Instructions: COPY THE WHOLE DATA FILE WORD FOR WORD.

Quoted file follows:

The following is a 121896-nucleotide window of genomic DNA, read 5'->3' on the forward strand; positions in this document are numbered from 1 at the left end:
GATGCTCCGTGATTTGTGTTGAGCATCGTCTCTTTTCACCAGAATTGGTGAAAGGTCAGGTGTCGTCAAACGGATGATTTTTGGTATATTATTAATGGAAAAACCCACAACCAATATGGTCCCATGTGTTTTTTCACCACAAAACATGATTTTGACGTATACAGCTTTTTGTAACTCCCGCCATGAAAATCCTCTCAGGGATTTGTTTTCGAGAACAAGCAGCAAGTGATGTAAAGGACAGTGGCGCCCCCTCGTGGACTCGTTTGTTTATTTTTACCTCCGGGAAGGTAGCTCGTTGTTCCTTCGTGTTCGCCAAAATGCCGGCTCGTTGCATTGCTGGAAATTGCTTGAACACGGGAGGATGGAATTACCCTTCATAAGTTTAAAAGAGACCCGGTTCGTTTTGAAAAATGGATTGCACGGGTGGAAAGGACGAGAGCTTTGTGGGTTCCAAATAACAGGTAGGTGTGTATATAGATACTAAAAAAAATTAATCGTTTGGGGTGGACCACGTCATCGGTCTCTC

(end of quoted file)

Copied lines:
The following is a 121896-nucleotide window of genomic DNA, read 5'->3' on the forward strand; positions in this document are numbered from 1 at the left end:
GATGCTCCGTGATTTGTGTTGAGCATCGTCTCTTTTCACCAGAATTGGTGAAAGGTCAGGTGTCGTCAAACGGATGATTTTTGGTATATTATTAATGGAAAAACCCACAACCAATATGGTCCCATGTGTTTTTTCACCACAAAACATGATTTTGACGTATACAGCTTTTTGTAACTCCCGCCATGAAAATCCTCTCAGGGATTTGTTTTCGAGAACAAGCAGCAAGTGATGTAAAGGACAGTGGCGCCCCCTCGTGGACTCGTTTGTTTATTTTTACCTCCGGGAAGGTAGCTCGTTGTTCCTTCGTGTTCGCCAAAATGCCGGCTCGTTGCATTGCTGGAAATTGCTTGAACACGGGAGGATGGAATTACCCTTCATAAGTTTAAAAGAGACCCGGTTCGTTTTGAAAAATGGATTGCACGGGTGGAAAGGACGAGAGCTTTGTGGGTTCCAAATAACAGGTAGGTGTGTATATAGATACTAAAAAAAATTAATCGTTTGGGGTGGACCACGTCATCGGTCTCTC